Los Angeles on Sunday announced a $1 million reward for information leading to the capture of an ex-cop accused of "domestic terrorism" in a murder spree that has claimed three lives.
Investigators have been combing the snow-blanketed California mountains for Christopher Dorner, 33, a disgruntled former LA Police Department (LAPD) officer who had threatened to murder police in a chilling online manifesto.
Some 50 LAPD officers and families have been placed under special protection, while police are also carrying out the manhunt and gearing up to to guard the star-studded Grammy music awards to be held later on Sunday.
"We will not tolerate anyone undermining the security, the tranquility of our neighborhoods and our communities," Mayor Antonio Villaraigosa said at a news conference announcing the reward.
"We will not tolerate this reign of terror that has robbed us of the peace of mind that residents of southern California deserve. We will not tolerate this murderer remaining at large," he said.
The mayor said local leaders, businesses, unions, law enforcement and community groups had pooled resources to raise the reward money.
More than 100 police have been searching for Dorner after his truck was found near the ski resort of Big Bear, two hours east of Los Angeles, reportedly with weapons and a broken axle.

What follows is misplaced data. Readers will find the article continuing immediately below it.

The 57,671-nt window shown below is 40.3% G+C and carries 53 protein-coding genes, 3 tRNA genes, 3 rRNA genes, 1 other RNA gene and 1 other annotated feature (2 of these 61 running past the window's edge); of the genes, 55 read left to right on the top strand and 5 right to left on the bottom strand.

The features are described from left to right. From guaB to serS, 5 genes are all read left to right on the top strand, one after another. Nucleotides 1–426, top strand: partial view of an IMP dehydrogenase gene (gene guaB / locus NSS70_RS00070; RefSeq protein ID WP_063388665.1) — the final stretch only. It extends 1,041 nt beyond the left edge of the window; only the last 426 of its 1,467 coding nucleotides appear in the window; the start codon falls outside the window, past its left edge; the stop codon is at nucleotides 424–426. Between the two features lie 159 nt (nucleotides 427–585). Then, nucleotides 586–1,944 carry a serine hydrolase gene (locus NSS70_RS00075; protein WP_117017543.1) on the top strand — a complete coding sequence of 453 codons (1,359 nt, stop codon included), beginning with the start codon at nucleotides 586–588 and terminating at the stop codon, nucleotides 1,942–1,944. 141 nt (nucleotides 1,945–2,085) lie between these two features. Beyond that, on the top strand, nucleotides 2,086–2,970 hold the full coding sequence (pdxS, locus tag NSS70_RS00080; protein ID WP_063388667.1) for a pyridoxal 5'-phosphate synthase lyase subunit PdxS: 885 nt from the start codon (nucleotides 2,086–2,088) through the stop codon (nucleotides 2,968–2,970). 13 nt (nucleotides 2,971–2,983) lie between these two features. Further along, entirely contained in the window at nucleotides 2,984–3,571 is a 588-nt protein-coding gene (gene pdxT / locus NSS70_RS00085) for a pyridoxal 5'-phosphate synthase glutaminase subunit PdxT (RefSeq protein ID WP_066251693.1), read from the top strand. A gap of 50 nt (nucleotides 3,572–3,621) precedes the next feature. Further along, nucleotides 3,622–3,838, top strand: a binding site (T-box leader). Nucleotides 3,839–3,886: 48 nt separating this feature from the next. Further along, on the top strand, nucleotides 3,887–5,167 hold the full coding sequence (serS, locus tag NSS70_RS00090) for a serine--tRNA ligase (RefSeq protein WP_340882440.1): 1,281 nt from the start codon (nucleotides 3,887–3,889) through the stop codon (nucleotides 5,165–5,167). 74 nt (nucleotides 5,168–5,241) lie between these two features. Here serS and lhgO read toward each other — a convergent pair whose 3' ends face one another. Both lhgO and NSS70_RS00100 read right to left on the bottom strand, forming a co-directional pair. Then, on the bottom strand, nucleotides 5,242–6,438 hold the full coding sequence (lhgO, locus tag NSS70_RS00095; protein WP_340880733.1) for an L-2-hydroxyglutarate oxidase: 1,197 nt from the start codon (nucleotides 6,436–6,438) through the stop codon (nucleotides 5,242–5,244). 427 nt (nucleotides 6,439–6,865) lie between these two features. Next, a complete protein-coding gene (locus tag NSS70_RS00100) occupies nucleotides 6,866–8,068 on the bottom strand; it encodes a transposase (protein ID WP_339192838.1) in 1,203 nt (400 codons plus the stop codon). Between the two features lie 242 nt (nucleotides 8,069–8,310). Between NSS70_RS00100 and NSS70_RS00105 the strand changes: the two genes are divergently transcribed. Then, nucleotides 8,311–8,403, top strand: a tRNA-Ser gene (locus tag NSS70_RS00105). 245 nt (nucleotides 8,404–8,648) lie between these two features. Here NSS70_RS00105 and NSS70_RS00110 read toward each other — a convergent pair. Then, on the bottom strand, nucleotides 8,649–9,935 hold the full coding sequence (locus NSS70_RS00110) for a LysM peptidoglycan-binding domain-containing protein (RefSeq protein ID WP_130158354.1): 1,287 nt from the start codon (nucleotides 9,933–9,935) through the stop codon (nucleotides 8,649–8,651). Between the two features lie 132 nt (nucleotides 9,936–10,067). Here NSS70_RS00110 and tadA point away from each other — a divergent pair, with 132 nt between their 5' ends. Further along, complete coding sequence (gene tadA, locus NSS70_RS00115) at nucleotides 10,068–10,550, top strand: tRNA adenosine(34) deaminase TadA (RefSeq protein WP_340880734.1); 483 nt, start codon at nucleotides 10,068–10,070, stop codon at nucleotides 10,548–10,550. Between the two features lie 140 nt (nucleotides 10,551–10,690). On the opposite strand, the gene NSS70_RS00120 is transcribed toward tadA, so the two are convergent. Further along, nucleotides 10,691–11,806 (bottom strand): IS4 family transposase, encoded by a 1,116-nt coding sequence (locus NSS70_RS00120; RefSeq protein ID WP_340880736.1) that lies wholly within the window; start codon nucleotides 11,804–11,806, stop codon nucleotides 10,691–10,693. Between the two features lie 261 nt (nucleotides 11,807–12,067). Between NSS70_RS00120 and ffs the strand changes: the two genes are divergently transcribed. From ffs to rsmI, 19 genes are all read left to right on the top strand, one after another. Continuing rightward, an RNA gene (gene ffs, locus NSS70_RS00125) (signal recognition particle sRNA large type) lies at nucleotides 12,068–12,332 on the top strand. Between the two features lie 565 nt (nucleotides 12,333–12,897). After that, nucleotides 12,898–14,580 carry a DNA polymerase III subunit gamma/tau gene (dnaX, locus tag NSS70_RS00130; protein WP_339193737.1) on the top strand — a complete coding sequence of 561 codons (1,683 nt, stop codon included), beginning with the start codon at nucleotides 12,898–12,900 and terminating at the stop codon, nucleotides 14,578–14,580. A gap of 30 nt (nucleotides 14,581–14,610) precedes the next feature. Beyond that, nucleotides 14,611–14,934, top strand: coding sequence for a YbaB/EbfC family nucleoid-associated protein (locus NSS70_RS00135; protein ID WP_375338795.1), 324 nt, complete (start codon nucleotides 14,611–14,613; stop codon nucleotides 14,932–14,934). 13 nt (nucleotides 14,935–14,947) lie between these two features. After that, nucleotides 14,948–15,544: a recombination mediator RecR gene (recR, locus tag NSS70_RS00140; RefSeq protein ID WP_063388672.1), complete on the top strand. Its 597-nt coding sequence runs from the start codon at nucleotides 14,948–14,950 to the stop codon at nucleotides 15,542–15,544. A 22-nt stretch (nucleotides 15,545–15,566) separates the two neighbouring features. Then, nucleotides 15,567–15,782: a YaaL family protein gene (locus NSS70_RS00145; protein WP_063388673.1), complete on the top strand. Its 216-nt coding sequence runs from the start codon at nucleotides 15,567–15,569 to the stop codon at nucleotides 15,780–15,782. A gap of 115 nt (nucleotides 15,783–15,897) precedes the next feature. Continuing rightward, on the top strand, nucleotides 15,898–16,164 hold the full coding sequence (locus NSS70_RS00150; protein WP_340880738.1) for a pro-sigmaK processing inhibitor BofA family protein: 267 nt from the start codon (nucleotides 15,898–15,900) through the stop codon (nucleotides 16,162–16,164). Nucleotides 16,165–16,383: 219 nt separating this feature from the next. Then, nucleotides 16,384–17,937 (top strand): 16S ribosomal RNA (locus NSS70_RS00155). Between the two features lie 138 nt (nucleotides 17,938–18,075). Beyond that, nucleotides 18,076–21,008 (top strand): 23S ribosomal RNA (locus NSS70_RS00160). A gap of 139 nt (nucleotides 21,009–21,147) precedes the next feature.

The search has focused on cabins above Big Bear, where Dorner's burnt-out pickup truck was found in nearby woods.
Dorner, a naval reservist, is suspected of killing a couple on February 3, then ambushing two policemen early Thursday, killing one. He also injured another officer in a separate incident.
In an Internet manifesto threatening police and their families, Dorner pledged to "bring unconventional and asymmetrical warfare to those in LAPD uniform whether on or off duty."
The LAPD, backed by agencies including the Federal Bureau of Investigation (FBI), is protecting over 50 possible targets, some of them identified in Dorner's rambling online manifesto.
"This is the largest local reward ever offered, to our knowledge," LAPD Chief Charlie Beck told the same news conference.
"Some may ask why so large? This is an act, and make no mistake about it, of domestic terrorism."
Police announced Saturday that they would open a new probe into Dorner's firing in 2007, which apparently left him disgruntled and determined to exact revenge on the department.
The hunt for Dorner, who police describe as "armed and extremely dangerous," has reportedly extended into the neighboring states of Arizona and Nevada.
"This is not about capturing a fleeing suspect. This is about preventing a future crime, likely a murder," Beck said.
"We ask the public, please, help us to protect you. Help us to find Dorner before he's able to kill again."